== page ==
From Biopower to Technopower

3 April 2014

Thursday


Michel Foucault

Michel Foucault

Among the many theoretical innovations for which Michel Foucault is remembered is the idea of biopower. We can think of biopower as a reformulation of perennial Foucauldian themes of the exercise of power through institutions that do not explicitly present themselves as being about power. That is to say, the subjugation of populations is brought about not through the traditional institutions of state power, but by way of new institutions purposefully constituted for the reason of monitoring and administrating the unruly bodies of the individuals who collectively constitute the body politic.

Foucault introduced the idea of biopower in The History of Sexuality, Vol. 1, in the chapter, “Right of Death and Power over Life.” Like his predecessor in France, Descartes, Foucault writes in long sentences and long paragraphs, so that it is difficult to quote him accurately without quoting him at great length. His original exposition of biopower needs to be read in full in its context to appreciate it, but I will try to pick out a few manageable quotes to give a sense of Foucault’s exposition.

Here is something like a definition of biopower from Foucault:

“…a power that exerts a positive influence on life, that endeavors to administer, optimize, and multiply it, subjecting it to precise controls and comprehensive regulations.”

Michel Foucault, The History of Sexuality, Vol. 1, translated from the French by Robert Hurley, New York: Pantheon, 1978, p. 137

Later Foucault names specific institutions and practices implicated in the emergence of biopower:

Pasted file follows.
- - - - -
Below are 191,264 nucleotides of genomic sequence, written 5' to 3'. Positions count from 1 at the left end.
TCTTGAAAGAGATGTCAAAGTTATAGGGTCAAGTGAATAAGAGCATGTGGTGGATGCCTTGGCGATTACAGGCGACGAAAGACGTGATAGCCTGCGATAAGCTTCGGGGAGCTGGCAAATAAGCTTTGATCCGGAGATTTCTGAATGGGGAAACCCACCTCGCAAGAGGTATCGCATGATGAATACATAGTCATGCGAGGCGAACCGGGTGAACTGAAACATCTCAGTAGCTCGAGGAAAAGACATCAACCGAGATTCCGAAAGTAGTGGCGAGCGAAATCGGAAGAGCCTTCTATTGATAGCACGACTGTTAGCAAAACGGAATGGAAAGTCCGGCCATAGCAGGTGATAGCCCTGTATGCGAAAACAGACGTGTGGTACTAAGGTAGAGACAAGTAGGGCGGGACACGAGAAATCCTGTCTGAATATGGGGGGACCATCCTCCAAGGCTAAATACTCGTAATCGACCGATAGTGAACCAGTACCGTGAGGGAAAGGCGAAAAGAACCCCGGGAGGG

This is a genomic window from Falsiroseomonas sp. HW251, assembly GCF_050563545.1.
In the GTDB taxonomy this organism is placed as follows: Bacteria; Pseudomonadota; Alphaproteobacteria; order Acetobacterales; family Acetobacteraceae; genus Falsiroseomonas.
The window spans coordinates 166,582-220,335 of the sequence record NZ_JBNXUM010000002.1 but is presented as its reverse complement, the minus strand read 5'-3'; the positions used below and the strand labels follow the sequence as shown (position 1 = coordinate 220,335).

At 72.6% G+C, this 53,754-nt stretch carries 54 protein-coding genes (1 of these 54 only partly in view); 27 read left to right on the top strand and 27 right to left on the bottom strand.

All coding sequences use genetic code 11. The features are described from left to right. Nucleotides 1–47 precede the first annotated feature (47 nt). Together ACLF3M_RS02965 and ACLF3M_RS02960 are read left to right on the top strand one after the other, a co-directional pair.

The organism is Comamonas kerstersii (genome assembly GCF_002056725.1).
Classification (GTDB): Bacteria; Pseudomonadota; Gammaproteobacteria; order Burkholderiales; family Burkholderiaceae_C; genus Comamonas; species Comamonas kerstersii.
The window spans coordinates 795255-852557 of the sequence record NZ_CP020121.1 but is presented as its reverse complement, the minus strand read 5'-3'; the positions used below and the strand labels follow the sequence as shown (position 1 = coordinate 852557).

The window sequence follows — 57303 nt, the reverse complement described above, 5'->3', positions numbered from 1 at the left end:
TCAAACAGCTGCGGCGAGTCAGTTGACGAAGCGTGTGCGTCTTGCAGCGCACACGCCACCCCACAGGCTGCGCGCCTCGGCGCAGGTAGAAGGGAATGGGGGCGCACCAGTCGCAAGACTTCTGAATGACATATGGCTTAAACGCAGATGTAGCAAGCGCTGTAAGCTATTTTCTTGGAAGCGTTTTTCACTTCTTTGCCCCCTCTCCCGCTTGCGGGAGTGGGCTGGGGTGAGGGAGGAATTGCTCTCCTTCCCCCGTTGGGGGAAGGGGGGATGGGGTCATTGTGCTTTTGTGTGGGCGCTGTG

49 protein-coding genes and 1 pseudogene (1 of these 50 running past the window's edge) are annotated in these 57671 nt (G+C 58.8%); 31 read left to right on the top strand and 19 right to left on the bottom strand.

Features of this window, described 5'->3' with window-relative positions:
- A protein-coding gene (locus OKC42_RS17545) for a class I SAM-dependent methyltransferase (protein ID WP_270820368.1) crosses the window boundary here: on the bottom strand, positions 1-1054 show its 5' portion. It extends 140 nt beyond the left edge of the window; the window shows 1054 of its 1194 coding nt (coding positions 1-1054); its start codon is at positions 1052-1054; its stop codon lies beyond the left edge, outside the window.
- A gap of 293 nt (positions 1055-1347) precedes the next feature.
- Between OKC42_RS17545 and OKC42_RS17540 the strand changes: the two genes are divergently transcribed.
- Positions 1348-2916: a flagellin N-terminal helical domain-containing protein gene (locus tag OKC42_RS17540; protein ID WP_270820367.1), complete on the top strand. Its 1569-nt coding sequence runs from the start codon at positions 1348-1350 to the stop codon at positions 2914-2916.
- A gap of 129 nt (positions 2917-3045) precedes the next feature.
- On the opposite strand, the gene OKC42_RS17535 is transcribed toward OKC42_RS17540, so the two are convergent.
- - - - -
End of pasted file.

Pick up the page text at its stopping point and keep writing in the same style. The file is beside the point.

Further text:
“During the classical period, there was a rapid development of various disciplines — universities, secondary schools, barracks, workshops; there was also the emergence, in the field of political practices and economic observation, of the problems of birthrate, longevity, public health, housing, and migration. Hence there was an explosion of numerous and diverse techniques for achieving the subjugation of bodies and the control of populations, marking the beginning of an era of ‘biopower’.”

Michel Foucault, The History of Sexuality, Vol. 1, translated from the French by Robert Hurley, New York: Pantheon, 1978, p. 140

Prior to the above quotes, Foucault begins his exposition of biopower with an examination of the transition from the traditional “power of life and death” held by sovereigns, which Foucault says was in fact restricted to the power of death, i.e., the right of a sovereign to deprive subjects of their life, to a fundamental change in emphasis so that the “power of life and death” became the power of life, i.e., biopower. The shift from right of death to power over life is what marks the emergence of biopower. Foucault, however, explicitly acknowledged that,

“…wars were never as bloody as they have been since the nineteenth century, and all things being equal, never before did regimes visit such holocausts on their own populations.”

Michel Foucault, The History of Sexuality, Vol. 1, translated from the French by Robert Hurley, New York: Pantheon, 1978, pp. 136-137

This thanatogenous phenomenon is what Edith Wyschogrod called “The Death Event” (which I wrote about in Existential Risk and the Death Event), but if Foucault is right, it is not the Death Event that defines the social milieu of industrial-technological civilization, but rather a “Life Event” that we must postulate parallel to the Death Event.